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Christian Anti-Porn Ministries Battle Women's 'Porn Addiction'

These groups appear to be helpful to many women. But are they ministering to -- or even perpetuating -- sexual problems the Christian church has created?

Adelaide Brown (not her real name), 29, had, until recently, a big problem with porn. “I would spend every moment after work enthralled in it and stay up almost all night seeking pleasure and relief,” she says.

Hormones and curiosity raging, she wandered into chat rooms at age 13, where she found adult men to be quite generous with nude photos of themselves. That (which she now realizes was abuse) led to an increasingly ardent search for visual stimulation, which ballooned two years ago into endless sessions on PornTube -- and what Brown calls full-on addiction. “I would cancel plans with friends and family just so I could be home alone and soak myself in porn,” she says. “It took away my life.”

When Brown, a single schoolteacher in Seattle who calls herself an “outside the box” Christian, tried to confess to a couple of friends, she found they were more judgmental than supportive. Seeking help from conservative Christian books and porn-addiction recovery Web sites -- and there are many -- made her feel even more alone. “Everywhere I looked, it was all about men. Finding resources for women was nearly impossible,” she says. “There were people who assured me that I was not alone as a woman but I didn’t believe it. I truly believed I was the only woman struggling with this. That just made me even more ashamed.”

Non-Christian resources didn’t help either. “They didn’t really see anything wrong with porn” in the first place, says Brown, who believes masturbation and sex before marriage are wrong, too. Result: “There wasn’t a lot of help out there for me.”

That was until she found XXXChurch, one of the first conservative Christian ministries for problem porn users, and one of the first to reach out specifically to women. “It was when I finally realized that I was not alone as a woman struggling with porn that I gained the confidence and strength I needed to move forward,” Adelaide says.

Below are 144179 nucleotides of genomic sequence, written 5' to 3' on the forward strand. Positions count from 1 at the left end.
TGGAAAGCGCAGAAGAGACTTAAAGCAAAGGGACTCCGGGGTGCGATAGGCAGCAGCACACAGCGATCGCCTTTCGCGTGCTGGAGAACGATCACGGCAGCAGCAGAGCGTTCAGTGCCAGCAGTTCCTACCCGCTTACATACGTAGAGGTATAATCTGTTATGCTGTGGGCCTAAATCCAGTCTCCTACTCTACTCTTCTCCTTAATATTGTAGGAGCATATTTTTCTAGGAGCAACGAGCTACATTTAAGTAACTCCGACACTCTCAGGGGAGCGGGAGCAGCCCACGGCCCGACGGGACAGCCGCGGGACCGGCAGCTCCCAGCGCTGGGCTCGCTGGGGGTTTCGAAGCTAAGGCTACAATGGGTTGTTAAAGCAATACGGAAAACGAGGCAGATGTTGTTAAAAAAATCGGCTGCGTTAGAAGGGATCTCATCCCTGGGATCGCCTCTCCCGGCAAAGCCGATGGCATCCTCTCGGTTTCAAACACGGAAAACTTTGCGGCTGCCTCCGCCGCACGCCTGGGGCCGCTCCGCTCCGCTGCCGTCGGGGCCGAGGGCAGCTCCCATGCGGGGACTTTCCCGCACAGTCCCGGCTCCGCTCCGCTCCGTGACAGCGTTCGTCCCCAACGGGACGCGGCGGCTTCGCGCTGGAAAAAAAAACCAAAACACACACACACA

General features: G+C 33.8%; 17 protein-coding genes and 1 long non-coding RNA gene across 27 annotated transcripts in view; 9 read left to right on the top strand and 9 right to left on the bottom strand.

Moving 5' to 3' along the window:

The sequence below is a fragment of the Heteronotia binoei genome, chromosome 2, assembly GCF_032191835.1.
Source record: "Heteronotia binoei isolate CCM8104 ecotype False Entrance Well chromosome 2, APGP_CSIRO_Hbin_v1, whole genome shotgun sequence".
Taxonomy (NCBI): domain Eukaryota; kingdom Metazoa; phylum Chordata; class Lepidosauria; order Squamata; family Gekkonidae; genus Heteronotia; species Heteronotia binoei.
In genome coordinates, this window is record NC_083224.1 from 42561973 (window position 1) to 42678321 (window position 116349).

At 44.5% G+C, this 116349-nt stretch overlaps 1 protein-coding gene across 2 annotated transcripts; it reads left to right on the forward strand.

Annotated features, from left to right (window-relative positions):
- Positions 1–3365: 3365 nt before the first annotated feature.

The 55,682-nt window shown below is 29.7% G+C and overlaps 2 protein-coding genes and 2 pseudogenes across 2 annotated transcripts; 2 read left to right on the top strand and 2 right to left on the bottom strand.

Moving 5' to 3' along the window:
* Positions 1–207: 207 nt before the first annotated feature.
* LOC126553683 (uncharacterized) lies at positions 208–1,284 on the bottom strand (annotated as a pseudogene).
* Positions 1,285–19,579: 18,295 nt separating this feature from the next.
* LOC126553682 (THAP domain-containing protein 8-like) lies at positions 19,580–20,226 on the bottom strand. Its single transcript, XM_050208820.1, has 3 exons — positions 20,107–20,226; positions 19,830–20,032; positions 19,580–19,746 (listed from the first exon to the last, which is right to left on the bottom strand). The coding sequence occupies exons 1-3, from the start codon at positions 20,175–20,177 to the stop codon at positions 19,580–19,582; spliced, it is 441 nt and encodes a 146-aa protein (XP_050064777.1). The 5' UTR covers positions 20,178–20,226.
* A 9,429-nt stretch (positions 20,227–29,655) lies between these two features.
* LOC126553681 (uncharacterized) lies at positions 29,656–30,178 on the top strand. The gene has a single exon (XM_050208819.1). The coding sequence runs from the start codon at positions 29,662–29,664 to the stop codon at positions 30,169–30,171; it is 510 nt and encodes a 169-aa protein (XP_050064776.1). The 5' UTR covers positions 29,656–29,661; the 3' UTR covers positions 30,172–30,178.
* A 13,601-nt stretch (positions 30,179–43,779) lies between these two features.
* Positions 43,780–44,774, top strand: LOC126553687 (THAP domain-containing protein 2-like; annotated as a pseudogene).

As the New York Times reported earlier this month, more and more porn-recovery workshops are emerging, in church basements and Web sites, to cater specifically to conservative Christian women. (Here and throughout, “Christian,” even without “conservative,” refers to Christian movements often also described as “fundamentalist” or “evangelical.”) While an easy target for secular snickering, this trend actually -- narrowly speaking -- may constitute a step forward: providing a haven from shame for women like Brown, for whom non-Christian help might not resonate in the first place, and representing a certain collective, overdue, Christian realization that women have sexual agency at all. But are these groups just ministering to -- or even perpetuating -- sexual problems the Christian church has had a hand in creating?

The notion that Christian women might, gasp, ever peek at porn is still a “Not in OUR church!” newsflash for some. As XXXChurch founder Craig Gross told the Times, “The problem is, most churches have male leadership, and if you want to pitch a [porn recovery event for women], they’ll say, ‘Our women don’t struggle with that.’” Except, of course, they do; that invisibility, as in Brown’s case, just makes the struggle worse.

In the realm of porn and sex, women -- at least in relatively groovy, techno-savvy Christian communities like XXXChurch and Dirty Girls Ministries -- are not subject to higher (or different, “lady”-flavor) standards from men. “Sexual purity” is a term applied to -- and a state demanded from -- both men and women; porn is considered bad for both men and women “for the same reasons,” Craig Gross told AlterNet. (Specifically: porn and just about any other sexual expression outside marriage, including masturbation constitute a selfish indulgence and defilement of the sacred, God-made space that is your body.) Ministries like these also don’t employ heinous “head of household” and “helpmeet”-type language. Insofar as women are expected to stay “pure” for -- and yes, please -- their husbands -- so, too, are husbands expected to give back. “The marriage bed must be a place of mutuality -- the husband seeking to satisfy his wife, the wife seeking to satisfy her husband,” said Gross.

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